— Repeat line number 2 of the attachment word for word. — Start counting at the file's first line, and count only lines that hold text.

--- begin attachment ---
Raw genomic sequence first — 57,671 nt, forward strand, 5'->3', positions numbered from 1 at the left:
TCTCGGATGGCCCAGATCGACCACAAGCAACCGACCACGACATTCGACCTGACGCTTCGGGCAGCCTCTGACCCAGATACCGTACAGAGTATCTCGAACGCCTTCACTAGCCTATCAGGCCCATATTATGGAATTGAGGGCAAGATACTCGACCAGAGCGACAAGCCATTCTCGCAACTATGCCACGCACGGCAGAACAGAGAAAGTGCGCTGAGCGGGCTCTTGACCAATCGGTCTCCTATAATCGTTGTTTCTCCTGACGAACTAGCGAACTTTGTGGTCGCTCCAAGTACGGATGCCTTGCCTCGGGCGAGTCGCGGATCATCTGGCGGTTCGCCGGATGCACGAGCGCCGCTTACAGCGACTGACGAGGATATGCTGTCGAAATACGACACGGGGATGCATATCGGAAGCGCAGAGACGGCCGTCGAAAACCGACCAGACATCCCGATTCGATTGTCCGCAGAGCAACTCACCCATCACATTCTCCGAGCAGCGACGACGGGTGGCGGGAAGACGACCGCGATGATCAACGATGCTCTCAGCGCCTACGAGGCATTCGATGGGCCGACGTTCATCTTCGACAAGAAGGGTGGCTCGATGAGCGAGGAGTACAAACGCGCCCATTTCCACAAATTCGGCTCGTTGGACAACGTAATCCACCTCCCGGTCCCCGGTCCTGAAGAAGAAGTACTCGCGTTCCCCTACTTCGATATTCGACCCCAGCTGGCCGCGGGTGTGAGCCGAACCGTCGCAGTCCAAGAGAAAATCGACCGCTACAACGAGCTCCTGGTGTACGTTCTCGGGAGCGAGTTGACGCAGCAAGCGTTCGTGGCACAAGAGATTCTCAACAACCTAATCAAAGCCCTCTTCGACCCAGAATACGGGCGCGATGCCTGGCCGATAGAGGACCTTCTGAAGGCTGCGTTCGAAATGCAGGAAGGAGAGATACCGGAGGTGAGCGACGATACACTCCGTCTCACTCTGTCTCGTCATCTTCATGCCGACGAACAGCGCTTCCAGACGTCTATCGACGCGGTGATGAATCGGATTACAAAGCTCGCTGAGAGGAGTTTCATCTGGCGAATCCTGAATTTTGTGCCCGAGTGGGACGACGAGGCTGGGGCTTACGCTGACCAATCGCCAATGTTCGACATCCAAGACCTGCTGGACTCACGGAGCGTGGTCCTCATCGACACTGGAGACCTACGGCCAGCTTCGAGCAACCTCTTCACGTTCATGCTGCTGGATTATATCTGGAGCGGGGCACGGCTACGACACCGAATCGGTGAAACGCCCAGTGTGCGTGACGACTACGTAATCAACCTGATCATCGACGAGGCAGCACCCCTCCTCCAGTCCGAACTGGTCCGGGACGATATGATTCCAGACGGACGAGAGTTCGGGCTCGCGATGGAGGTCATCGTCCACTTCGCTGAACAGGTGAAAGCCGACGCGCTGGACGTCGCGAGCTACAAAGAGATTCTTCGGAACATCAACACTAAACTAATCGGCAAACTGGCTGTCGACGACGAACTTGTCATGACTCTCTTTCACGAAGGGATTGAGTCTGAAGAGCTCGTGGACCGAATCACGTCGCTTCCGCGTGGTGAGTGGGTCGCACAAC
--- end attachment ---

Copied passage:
TCTCGGATGGCCCAGATCGACCACAAGCAACCGACCACGACATTCGACCTGACGCTTCGGGCAGCCTCTGACCCAGATACCGTACAGAGTATCTCGAACGCCTTCACTAGCCTATCAGGCCCATATTATGGAATTGAGGGCAAGATACTCGACCAGAGCGACAAGCCATTCTCGCAACTATGCCACGCACGGCAGAACAGAGAAAGTGCGCTGAGCGGGCTCTTGACCAATCGGTCTCCTATAATCGTTGTTTCTCCTGACGAACTAGCGAACTTTGTGGTCGCTCCAAGTACGGATGCCTTGCCTCGGGCGAGTCGCGGATCATCTGGCGGTTCGCCGGATGCACGAGCGCCGCTTACAGCGACTGACGAGGATATGCTGTCGAAATACGACACGGGGATGCATATCGGAAGCGCAGAGACGGCCGTCGAAAACCGACCAGACATCCCGATTCGATTGTCCGCAGAGCAACTCACCCATCACATTCTCCGAGCAGCGACGACGGGTGGCGGGAAGACGACCGCGATGATCAACGATGCTCTCAGCGCCTACGAGGCATTCGATGGGCCGACGTTCATCTTCGACAAGAAGGGTGGCTCGATGAGCGAGGAGTACAAACGCGCCCATTTCCACAAATTCGGCTCGTTGGACAACGTAATCCACCTCCCGGTCCCCGGTCCTGAAGAAGAAGTACTCGCGTTCCCCTACTTCGATATTCGACCCCAGCTGGCCGCGGGTGTGAGCCGAACCGTCGCAGTCCAAGAGAAAATCGACCGCTACAACGAGCTCCTGGTGTACGTTCTCGGGAGCGAGTTGACGCAGCAAGCGTTCGTGGCACAAGAGATTCTCAACAACCTAATCAAAGCCCTCTTCGACCCAGAATACGGGCGCGATGCCTGGCCGATAGAGGACCTTCTGAAGGCTGCGTTCGAAATGCAGGAAGGAGAGATACCGGAGGTGAGCGACGATACACTCCGTCTCACTCTGTCTCGTCATCTTCATGCCGACGAACAGCGCTTCCAGACGTCTATCGACGCGGTGATGAATCGGATTACAAAGCTCGCTGAGAGGAGTTTCATCTGGCGAATCCTGAATTTTGTGCCCGAGTGGGACGACGAGGCTGGGGCTTACGCTGACCAATCGCCAATGTTCGACATCCAAGACCTGCTGGACTCACGGAGCGTGGTCCTCATCGACACTGGAGACCTACGGCCAGCTTCGAGCAACCTCTTCACGTTCATGCTGCTGGATTATATCTGGAGCGGGGCACGGCTACGACACCGAATCGGTGAAACGCCCAGTGTGCGTGACGACTACGTAATCAACCTGATCATCGACGAGGCAGCACCCCTCCTCCAGTCCGAACTGGTCCGGGACGATATGATTCCAGACGGACGAGAGTTCGGGCTCGCGATGGAGGTCATCGTCCACTTCGCTGAACAGGTGAAAGCCGACGCGCTGGACGTCGCGAGCTACAAAGAGATTCTTCGGAACATCAACACTAAACTAATCGGCAAACTGGCTGTCGACGACGAACTTGTCATGACTCTCTTTCACGAAGGGATTGAGTCTGAAGAGCTCGTGGACCGAATCACGTCGCTTCCGCGTGGTGAGTGGGTCGCACAAC